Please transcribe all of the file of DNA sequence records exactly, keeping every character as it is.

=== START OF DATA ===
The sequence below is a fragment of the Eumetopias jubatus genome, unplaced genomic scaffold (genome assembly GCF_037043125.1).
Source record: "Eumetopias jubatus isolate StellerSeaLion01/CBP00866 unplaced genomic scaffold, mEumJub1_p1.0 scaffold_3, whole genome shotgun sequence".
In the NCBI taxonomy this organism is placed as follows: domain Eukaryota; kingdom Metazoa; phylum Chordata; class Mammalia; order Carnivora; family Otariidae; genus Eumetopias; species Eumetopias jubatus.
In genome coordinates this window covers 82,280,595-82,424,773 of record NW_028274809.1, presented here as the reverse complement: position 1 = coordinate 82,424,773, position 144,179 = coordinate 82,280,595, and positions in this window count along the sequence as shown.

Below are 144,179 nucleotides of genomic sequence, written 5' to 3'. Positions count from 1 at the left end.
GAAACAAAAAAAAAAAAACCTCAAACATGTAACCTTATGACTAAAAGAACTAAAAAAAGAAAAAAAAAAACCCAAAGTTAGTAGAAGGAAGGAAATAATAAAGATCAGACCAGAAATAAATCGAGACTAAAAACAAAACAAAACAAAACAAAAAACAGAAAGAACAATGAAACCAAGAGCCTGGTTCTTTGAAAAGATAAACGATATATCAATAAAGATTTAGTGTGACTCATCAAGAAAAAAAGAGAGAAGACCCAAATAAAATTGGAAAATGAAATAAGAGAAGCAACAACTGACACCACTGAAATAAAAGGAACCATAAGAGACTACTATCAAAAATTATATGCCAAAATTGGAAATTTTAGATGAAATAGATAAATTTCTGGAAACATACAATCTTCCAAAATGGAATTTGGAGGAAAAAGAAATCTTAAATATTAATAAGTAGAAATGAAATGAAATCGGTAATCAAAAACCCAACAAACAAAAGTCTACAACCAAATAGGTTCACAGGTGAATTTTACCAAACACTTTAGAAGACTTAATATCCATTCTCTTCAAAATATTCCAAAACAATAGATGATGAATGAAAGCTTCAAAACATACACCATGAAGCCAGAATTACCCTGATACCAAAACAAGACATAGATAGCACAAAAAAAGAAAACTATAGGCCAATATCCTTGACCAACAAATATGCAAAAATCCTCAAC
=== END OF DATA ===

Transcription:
The sequence below is a fragment of the Eumetopias jubatus genome, unplaced genomic scaffold (genome assembly GCF_037043125.1).
Source record: "Eumetopias jubatus isolate StellerSeaLion01/CBP00866 unplaced genomic scaffold, mEumJub1_p1.0 scaffold_3, whole genome shotgun sequence".
In the NCBI taxonomy this organism is placed as follows: domain Eukaryota; kingdom Metazoa; phylum Chordata; class Mammalia; order Carnivora; family Otariidae; genus Eumetopias; species Eumetopias jubatus.
In genome coordinates this window covers 82,280,595-82,424,773 of record NW_028274809.1, presented here as the reverse complement: position 1 = coordinate 82,424,773, position 144,179 = coordinate 82,280,595, and positions in this window count along the sequence as shown.

Below are 144,179 nucleotides of genomic sequence, written 5' to 3'. Positions count from 1 at the left end.
GAAACAAAAAAAAAAAAACCTCAAACATGTAACCTTATGACTAAAAGAACTAAAAAAAGAAAAAAAAAAACCCAAAGTTAGTAGAAGGAAGGAAATAATAAAGATCAGACCAGAAATAAATCGAGACTAAAAACAAAACAAAACAAAACAAAAAACAGAAAGAACAATGAAACCAAGAGCCTGGTTCTTTGAAAAGATAAACGATATATCAATAAAGATTTAGTGTGACTCATCAAGAAAAAAAGAGAGAAGACCCAAATAAAATTGGAAAATGAAATAAGAGAAGCAACAACTGACACCACTGAAATAAAAGGAACCATAAGAGACTACTATCAAAAATTATATGCCAAAATTGGAAATTTTAGATGAAATAGATAAATTTCTGGAAACATACAATCTTCCAAAATGGAATTTGGAGGAAAAAGAAATCTTAAATATTAATAAGTAGAAATGAAATGAAATCGGTAATCAAAAACCCAACAAACAAAAGTCTACAACCAAATAGGTTCACAGGTGAATTTTACCAAACACTTTAGAAGACTTAATATCCATTCTCTTCAAAATATTCCAAAACAATAGATGATGAATGAAAGCTTCAAAACATACACCATGAAGCCAGAATTACCCTGATACCAAAACAAGACATAGATAGCACAAAAAAAGAAAACTATAGGCCAATATCCTTGACCAACAAATATGCAAAAATCCTCAAC